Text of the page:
History is boring, they say; there’s nothing interesting about. It’s just a bunch of dates and people that are too hard to remember at one time. Why is the teaching and learning of history important anyway? It has nothing to do with my ability to be a productive citizen, and it has nothing to do with how I make my money. It’s a useless discipline. These are common sentiments often heard from students, but strikingly, I hear the same from brainwashed or better yet, “whitewashed” adults. I am ashamed when I hear an adult Black man or woman grumble how he/she hates the discussion of history. They hated it in high school and they hate it even more so in casual conversation as adults. Considering our plight as Black Americans, I find it purely appalling, downright shameful for any African-American man or woman to not be thoroughly engaged in the teaching and learning of history—be it in a classroom setting or in open discussions.
In regards to our language, the Black vernacular, etymologists proclaim we have contributed absolutely nothing to modern American language. Our native tongue has been taken from us and we’ve been brutally forced to assimilate with the dominate culture. In regards to our history, Black American and African history, the historian tells us we have yet to contribute anything worthwhile to be considered for serious critical and historical analysis. They won’t even give us credit for the election and reelection of Barack Obama! They tell us he’s not really Black, he’s mixed! If I understand history correctly, they’re the ones who came up with the “One-Drop” rule, not us. Our history, they say, begins and ends with slavery. I guess this explains why you can peruse through practically any history book and find a tiny chapter dedicated to our struggle; correction, not necessarily our struggle, but our sale, lease and ownership as American chattel—detested slaves, the Black smudge of Americanism. ‘Our’story begins far before the Europeans raped and ravaged Africa. It begins with the first human beings who ever walked this planet Earth. It begins with the first civilizations that began to sprout among the Nile River and the Great Rift Valley in what is now modern-day Ethiopia. It begins with the ancient empires of Kush, Sumer, Kemet, Timbuktu—civilizations that predated Greek and Roman societies. It begins with the first accounts of a spoken language, written and artistic expression through song, dance, and cave paintings. We are not primitive. We are a proud and dignified people.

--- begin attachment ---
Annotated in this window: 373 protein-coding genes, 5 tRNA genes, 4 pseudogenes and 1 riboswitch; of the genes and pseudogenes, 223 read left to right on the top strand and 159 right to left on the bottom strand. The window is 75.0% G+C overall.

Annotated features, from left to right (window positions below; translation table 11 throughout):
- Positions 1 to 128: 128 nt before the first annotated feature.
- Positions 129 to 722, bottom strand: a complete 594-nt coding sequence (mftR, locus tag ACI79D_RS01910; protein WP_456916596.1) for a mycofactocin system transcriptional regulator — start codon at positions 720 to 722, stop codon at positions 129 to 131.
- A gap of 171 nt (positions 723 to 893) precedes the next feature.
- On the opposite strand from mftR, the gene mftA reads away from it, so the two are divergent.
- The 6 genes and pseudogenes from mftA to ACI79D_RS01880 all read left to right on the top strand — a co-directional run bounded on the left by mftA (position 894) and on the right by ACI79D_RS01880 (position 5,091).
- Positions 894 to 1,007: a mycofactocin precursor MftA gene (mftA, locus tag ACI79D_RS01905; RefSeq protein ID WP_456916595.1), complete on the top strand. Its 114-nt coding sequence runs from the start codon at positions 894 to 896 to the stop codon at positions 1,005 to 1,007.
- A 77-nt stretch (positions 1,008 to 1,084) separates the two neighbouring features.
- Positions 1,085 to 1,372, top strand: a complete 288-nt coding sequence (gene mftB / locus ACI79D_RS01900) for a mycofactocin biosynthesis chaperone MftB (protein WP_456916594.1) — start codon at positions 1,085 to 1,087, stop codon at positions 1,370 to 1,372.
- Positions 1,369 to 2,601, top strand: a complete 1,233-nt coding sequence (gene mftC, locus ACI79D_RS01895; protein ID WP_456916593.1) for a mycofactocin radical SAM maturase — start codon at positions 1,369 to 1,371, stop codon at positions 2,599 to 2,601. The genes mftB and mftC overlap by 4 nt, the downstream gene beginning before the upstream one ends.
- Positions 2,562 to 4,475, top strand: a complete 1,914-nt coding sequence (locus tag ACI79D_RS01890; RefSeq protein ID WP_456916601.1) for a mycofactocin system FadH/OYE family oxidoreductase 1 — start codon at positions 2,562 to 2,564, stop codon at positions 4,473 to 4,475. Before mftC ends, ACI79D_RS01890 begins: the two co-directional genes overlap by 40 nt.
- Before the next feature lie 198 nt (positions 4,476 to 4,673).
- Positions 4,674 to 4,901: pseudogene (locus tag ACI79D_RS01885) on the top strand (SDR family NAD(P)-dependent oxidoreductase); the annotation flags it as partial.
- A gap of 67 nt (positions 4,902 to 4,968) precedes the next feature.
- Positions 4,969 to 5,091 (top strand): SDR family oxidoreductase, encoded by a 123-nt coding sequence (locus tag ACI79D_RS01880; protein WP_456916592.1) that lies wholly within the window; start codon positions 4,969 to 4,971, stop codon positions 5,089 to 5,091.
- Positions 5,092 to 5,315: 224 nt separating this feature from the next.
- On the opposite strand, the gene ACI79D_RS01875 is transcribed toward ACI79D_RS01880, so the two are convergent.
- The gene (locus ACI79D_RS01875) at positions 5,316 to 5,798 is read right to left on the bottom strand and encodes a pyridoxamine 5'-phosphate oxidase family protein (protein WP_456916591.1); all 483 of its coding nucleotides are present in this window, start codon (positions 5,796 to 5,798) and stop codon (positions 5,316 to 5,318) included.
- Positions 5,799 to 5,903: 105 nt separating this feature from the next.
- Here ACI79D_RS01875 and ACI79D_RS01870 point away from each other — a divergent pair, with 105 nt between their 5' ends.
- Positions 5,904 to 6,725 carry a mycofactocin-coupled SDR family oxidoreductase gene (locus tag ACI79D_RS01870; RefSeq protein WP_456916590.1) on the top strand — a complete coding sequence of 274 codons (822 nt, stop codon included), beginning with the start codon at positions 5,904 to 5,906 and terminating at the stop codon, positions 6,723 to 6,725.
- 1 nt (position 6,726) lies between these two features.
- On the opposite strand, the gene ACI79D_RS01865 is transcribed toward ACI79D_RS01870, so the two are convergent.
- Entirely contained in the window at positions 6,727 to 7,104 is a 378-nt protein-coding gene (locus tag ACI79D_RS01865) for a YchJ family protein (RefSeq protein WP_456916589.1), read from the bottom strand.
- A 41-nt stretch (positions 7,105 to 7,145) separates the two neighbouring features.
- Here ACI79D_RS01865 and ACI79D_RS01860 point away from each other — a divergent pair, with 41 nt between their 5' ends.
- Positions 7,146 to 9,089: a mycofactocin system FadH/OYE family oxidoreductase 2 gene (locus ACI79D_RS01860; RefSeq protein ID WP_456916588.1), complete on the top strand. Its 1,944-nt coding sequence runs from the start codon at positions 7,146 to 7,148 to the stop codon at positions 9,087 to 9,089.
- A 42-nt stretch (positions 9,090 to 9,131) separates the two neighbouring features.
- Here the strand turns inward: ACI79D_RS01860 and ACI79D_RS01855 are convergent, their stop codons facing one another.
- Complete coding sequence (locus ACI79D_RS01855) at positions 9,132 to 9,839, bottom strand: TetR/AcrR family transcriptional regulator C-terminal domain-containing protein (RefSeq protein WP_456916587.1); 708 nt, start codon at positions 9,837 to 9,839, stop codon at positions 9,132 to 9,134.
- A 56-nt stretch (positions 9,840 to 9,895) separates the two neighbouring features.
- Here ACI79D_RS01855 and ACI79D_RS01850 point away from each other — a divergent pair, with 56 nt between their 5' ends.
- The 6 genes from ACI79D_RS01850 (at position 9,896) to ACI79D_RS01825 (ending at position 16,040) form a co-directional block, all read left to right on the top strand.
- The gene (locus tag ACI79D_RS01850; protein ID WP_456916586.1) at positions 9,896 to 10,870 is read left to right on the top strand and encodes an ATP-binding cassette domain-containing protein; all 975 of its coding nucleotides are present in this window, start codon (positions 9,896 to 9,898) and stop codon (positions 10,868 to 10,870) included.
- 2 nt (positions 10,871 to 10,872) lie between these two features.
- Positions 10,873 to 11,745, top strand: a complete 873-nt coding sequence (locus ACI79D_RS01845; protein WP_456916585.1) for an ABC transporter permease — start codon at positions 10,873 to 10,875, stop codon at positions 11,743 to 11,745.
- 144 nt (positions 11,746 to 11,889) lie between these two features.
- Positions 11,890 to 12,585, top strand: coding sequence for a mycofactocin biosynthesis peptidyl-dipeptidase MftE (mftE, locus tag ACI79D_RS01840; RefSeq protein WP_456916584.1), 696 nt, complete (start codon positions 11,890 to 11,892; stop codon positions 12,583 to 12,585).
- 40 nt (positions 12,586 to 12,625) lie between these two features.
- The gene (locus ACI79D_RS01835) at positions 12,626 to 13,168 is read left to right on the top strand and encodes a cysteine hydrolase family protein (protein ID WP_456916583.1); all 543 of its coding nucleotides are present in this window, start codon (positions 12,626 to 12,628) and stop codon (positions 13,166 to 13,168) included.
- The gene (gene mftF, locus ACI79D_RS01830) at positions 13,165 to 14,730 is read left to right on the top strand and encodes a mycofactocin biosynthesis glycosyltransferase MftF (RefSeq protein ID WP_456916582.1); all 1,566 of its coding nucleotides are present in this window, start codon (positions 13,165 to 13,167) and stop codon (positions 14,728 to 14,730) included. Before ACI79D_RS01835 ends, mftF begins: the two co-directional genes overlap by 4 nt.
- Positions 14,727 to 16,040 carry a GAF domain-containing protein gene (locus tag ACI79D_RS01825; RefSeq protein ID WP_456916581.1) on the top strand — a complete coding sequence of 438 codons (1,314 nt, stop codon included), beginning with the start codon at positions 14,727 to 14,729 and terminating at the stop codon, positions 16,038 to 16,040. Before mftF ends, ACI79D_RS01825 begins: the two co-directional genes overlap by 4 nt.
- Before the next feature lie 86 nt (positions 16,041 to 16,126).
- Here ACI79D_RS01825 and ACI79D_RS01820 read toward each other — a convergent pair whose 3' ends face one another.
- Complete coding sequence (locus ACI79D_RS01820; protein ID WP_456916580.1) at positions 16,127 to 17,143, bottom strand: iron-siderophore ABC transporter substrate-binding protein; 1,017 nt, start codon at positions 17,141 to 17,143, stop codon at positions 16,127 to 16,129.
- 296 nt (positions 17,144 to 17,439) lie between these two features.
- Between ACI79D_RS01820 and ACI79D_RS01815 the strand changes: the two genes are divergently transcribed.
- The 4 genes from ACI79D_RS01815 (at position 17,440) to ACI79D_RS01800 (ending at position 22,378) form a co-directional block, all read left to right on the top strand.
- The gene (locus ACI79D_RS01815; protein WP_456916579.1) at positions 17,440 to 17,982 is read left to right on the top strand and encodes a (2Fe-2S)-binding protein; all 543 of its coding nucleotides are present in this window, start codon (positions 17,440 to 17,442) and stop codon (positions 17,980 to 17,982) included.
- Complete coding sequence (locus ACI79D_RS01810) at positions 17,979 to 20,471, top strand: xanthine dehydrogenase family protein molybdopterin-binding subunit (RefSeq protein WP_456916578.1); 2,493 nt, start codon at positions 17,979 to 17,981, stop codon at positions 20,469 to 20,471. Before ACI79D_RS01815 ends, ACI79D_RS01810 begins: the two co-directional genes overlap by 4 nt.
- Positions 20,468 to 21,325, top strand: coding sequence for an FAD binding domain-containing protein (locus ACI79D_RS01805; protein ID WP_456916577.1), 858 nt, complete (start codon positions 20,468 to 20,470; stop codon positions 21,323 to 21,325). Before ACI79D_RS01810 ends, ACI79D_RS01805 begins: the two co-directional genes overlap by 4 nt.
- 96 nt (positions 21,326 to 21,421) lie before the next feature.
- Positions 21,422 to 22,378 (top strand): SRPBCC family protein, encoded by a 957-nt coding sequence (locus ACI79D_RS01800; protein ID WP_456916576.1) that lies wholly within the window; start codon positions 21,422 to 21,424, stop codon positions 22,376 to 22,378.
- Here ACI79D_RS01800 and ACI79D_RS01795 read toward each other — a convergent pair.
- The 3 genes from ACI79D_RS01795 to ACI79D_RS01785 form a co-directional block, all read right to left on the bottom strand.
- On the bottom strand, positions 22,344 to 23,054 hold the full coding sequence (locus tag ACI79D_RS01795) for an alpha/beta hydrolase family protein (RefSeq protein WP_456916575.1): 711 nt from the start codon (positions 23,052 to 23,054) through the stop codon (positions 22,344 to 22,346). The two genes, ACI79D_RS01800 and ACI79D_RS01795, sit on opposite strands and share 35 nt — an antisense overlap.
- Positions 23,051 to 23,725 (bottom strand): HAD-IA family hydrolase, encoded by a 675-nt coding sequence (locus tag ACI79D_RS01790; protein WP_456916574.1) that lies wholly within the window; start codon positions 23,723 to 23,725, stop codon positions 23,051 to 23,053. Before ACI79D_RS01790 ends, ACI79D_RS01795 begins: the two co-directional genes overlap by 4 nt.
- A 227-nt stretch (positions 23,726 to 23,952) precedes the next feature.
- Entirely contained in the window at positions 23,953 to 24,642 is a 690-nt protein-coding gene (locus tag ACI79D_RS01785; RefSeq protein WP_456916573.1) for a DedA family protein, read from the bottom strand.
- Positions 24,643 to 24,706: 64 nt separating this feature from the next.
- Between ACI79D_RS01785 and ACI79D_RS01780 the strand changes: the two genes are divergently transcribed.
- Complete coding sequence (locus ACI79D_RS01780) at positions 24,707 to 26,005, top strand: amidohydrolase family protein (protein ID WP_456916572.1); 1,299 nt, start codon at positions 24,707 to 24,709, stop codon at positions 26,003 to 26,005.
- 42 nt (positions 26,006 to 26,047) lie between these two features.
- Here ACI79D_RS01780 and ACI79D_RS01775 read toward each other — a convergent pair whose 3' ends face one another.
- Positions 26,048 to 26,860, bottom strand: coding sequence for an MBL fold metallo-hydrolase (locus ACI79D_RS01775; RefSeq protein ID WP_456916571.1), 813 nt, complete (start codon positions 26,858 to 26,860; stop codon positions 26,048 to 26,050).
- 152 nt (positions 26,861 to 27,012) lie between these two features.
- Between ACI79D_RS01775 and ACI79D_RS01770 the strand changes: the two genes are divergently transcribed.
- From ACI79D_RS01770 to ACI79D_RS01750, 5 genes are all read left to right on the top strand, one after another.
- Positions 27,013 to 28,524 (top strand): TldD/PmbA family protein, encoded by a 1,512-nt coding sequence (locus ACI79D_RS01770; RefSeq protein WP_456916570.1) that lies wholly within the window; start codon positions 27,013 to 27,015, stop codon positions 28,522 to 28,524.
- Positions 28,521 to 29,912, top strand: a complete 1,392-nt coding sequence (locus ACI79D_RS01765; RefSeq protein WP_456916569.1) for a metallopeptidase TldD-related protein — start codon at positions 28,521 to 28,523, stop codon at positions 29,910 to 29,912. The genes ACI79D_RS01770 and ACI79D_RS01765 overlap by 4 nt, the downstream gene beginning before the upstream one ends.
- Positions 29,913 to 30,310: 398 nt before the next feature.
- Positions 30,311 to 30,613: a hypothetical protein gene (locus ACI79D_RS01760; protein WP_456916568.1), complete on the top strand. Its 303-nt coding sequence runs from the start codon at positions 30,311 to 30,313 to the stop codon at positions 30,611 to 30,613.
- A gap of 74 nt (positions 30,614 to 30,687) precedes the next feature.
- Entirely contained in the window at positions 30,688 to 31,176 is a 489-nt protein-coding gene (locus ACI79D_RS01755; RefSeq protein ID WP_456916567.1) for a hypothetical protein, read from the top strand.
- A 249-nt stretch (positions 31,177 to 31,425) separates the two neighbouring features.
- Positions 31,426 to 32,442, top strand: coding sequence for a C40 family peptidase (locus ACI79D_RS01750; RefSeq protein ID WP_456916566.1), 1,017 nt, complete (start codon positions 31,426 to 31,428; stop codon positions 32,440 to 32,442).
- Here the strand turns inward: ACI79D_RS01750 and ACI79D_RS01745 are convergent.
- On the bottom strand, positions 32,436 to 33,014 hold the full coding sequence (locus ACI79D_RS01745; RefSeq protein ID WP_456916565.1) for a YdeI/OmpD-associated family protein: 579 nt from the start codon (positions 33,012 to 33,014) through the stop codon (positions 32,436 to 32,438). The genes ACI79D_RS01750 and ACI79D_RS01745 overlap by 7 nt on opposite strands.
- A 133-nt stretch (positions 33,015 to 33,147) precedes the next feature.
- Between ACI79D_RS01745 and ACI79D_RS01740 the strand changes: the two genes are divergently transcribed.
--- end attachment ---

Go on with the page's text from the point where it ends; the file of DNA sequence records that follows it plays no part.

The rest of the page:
“Until lions have historians, tales of the hunt will always glorify the hunter.” –African proverb
“Our”story has been taken from us, deliberately torn and shredded from the pages of time and history, and you mean to tell me you’re not enraged? For years, the only history taught in American schools, in both white and Black institutions, perpetuated stereotypes of inferiority, docility, imprudence, ignorance, apathy, aggression and violence that only fueled the relentless flames of racism that engulfed crosses of the Holy Trinity in front yards; flames that engulfed schools, churches, businesses, homes, PEOPLE! These flames of racism found itself at the Little residence where a young Malcolm along with 6 other sisters and brothers came running out into the cold as they watched their only home burn down; flames of racism that burned from the muskets used to gun down millions of innocent Black babies, women and men from the so-called Dark Continent during European conquest or more appropriately termed, the African Holocaust; it found itself chopping off hands and heads in the Congo of Africa; it found itself on the blade of the knife used to castrate thousands of Kenyan men in the Mau Mau insurrections.